Yeast Balloon

Subbed and Written by Bori Kim

Our Bright Young Female Scientist, Brianna

Our Bright Young Female Scientist, Brianna

It was such a lovely spring day! A bit windy outside, but the wind could not stop a bright young girl to enjoy her afternoon with fun science! Brianna loves science. Loves to try new experiments. We welcomed our guest scientist, Ms. Chen. Ms. Chen is a lab-researcher who studies bio-metabolism as a part of Molecular Biology. She is one of the behind-the-scenes people in the medical field. Ms. Chen supports doctors by informing them which medicine would work best for each patient that has been diagnosed with diabetes whereas doctors meet the patients in person.

Control & Variables

Control & Variables

There she was with balloons and water-bottles. Of course more than these two. Yeast. Sugar. Warm Water. We were about to blow the balloons with the yeast. Brianna was very excited to create different variables with these materials. The one as a control had been already set by Ms. Chen. Yeast, sugar, warm water inside the bottle and in a bowl that had the bottle in it. Brianna created one without sugar and one without water. While we were waiting a bit for the balloons to be blown up, Ms. Chen shared why she wanted to major what she is doing now. Ms. Chen grew up around/with science even when she was a little girl. Her father was a scientist, so Ms. Chen was always exposed to new science activities at home. Later in her college years, one of her professors at UC-Berkley encouraged her to be a biologist. Bio-metabolism has been her passion ever since.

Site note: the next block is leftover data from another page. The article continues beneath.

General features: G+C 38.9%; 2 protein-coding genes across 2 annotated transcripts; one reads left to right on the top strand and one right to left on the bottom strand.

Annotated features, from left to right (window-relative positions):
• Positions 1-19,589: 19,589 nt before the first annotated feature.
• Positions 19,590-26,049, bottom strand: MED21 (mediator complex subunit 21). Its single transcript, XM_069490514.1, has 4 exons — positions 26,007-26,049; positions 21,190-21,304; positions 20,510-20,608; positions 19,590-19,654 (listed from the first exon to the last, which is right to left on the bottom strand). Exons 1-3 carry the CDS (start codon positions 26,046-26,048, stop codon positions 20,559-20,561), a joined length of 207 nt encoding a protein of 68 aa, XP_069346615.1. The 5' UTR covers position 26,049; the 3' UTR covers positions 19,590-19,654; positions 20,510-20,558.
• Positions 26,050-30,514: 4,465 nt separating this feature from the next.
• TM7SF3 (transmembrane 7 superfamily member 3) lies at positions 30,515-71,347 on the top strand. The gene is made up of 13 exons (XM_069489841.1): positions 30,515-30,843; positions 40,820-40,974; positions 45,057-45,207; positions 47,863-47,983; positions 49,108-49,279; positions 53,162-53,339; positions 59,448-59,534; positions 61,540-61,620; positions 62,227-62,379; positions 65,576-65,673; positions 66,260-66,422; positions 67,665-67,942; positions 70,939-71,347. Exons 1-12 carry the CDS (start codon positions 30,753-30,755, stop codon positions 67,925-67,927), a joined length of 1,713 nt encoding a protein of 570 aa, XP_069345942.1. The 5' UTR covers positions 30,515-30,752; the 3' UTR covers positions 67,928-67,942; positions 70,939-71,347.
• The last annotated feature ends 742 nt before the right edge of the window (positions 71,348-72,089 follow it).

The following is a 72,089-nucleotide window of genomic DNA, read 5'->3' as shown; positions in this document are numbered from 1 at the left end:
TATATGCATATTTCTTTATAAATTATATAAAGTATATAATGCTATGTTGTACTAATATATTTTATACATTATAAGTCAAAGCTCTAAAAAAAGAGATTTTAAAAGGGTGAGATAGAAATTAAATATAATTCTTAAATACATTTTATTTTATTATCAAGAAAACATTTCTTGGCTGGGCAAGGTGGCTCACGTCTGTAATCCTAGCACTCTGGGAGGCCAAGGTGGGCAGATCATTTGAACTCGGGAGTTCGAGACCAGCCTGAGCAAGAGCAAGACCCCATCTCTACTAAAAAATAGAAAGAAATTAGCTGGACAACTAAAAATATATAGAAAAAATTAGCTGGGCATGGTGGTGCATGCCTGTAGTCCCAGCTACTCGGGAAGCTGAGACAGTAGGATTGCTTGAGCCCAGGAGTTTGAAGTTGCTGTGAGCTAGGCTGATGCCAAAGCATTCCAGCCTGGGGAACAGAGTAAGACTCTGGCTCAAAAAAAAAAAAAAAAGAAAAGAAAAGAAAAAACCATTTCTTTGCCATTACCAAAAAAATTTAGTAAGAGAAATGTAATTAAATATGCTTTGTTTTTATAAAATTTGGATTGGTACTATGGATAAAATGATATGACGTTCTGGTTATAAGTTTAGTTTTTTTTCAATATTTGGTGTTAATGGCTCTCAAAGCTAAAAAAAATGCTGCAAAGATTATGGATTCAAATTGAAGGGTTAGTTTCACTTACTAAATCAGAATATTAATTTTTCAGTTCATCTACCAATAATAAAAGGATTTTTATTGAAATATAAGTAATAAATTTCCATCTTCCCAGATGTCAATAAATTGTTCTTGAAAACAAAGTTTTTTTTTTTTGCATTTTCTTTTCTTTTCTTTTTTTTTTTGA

Back to our red balloons, it was very clear what had blown the balloon. “Which variable do you think made the balloon blown?” asked Ms. Chen. “The sugar, maybe,” responded Brianna. “Think about this. Sugar is the food that sustains Yeast’s life and the warm water wakes up the yeast” Ms. Chen elaborated a little bit for Brianna. Brianna paused a little bit then said, “We need both sugar and water so that we can have a balloon full-blown.” “Yes, yeast needs both to create carbon dioxide. That’s how the balloon is being blown up here,” explained Ms. Chen.

We only had sugar and warm water as a variable, but there are other variables that we can try. Different time period. Different shapes of bottles. These two other variables affect the balloon size as well. We had a small class, but it didn’t matter at all. Our work was very productive!


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